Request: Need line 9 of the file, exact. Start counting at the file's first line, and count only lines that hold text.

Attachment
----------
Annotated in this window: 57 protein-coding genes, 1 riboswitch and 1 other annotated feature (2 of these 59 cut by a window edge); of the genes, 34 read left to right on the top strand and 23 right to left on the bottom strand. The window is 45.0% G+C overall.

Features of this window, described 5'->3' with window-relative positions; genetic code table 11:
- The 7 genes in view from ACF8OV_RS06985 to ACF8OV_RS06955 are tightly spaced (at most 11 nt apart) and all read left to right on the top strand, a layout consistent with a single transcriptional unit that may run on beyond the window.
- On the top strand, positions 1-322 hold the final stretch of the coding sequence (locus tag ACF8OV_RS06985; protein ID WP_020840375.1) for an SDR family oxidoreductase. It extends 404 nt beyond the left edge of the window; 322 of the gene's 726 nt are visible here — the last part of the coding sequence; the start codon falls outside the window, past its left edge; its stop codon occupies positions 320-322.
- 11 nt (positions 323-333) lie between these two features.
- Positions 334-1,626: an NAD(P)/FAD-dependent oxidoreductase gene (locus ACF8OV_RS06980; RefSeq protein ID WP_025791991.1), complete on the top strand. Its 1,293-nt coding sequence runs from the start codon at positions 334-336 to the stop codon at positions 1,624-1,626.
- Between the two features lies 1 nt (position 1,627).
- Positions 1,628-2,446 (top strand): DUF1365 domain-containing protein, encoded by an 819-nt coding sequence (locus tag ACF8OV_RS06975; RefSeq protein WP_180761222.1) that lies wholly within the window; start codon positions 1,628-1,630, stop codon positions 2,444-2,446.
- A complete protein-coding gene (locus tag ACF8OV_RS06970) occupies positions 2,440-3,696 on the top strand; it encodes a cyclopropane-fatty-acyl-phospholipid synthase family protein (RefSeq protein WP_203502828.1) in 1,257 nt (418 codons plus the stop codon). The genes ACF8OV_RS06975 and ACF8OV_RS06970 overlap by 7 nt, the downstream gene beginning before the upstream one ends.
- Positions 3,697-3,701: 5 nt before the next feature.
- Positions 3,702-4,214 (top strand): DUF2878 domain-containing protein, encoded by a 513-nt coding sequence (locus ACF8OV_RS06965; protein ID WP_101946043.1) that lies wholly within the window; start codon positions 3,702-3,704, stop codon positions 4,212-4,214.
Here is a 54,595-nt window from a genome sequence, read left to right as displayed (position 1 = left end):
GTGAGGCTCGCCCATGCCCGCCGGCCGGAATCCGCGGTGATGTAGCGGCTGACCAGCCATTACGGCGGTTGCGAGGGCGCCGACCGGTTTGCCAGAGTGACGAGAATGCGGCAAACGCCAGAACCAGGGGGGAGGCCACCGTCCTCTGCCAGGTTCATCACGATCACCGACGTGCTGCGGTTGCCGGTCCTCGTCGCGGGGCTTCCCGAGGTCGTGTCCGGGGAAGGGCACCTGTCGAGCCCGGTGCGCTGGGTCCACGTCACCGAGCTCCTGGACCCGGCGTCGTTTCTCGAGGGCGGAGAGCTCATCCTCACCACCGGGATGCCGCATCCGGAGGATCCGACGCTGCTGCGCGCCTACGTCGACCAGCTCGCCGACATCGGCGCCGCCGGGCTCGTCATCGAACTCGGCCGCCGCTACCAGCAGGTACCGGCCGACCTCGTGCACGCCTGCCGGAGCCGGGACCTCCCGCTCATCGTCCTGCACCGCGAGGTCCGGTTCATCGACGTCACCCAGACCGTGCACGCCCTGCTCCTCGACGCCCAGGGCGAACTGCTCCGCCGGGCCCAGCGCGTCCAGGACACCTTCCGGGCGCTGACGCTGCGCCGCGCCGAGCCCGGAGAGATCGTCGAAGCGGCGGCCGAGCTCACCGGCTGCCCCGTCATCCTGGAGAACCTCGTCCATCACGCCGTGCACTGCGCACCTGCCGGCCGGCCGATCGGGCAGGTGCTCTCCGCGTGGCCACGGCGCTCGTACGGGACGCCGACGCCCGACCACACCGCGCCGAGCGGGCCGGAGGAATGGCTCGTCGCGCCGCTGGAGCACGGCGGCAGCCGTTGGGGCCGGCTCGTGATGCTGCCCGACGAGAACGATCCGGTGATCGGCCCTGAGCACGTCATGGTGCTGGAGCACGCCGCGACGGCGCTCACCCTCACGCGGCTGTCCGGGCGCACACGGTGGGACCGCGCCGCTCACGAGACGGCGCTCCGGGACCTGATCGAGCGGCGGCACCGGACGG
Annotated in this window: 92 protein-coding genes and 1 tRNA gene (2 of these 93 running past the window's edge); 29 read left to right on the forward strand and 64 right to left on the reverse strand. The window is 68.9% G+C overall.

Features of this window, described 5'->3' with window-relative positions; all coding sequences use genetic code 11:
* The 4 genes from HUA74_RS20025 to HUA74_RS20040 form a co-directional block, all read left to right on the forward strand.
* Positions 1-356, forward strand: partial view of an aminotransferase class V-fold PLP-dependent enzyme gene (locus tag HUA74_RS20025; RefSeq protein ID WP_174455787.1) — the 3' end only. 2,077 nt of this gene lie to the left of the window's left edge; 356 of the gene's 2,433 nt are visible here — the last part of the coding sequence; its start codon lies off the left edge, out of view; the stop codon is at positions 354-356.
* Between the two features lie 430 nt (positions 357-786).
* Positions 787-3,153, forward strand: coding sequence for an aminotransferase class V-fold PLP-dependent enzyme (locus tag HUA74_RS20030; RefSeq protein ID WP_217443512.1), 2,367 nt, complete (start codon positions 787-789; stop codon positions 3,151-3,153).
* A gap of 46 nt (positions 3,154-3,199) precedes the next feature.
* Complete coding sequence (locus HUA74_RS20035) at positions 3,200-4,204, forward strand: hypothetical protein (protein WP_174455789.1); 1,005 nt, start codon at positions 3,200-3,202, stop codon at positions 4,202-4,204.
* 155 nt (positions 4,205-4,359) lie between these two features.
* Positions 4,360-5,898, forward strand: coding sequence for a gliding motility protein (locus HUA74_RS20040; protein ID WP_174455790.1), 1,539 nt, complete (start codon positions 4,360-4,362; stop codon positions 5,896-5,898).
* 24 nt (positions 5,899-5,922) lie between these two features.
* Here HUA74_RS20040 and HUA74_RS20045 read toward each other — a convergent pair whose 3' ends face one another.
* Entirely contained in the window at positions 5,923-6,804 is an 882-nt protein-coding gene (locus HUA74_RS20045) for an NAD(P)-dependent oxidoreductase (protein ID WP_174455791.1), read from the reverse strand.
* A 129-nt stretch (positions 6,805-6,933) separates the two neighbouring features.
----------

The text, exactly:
- A complete protein-coding gene (locus tag ACF8OV_RS06970) occupies positions 2,440-3,696 on the top strand; it encodes a cyclopropane-fatty-acyl-phospholipid synthase family protein (RefSeq protein WP_203502828.1) in 1,257 nt (418 codons plus the stop codon). The genes ACF8OV_RS06975 and ACF8OV_RS06970 overlap by 7 nt, the downstream gene beginning before the upstream one ends.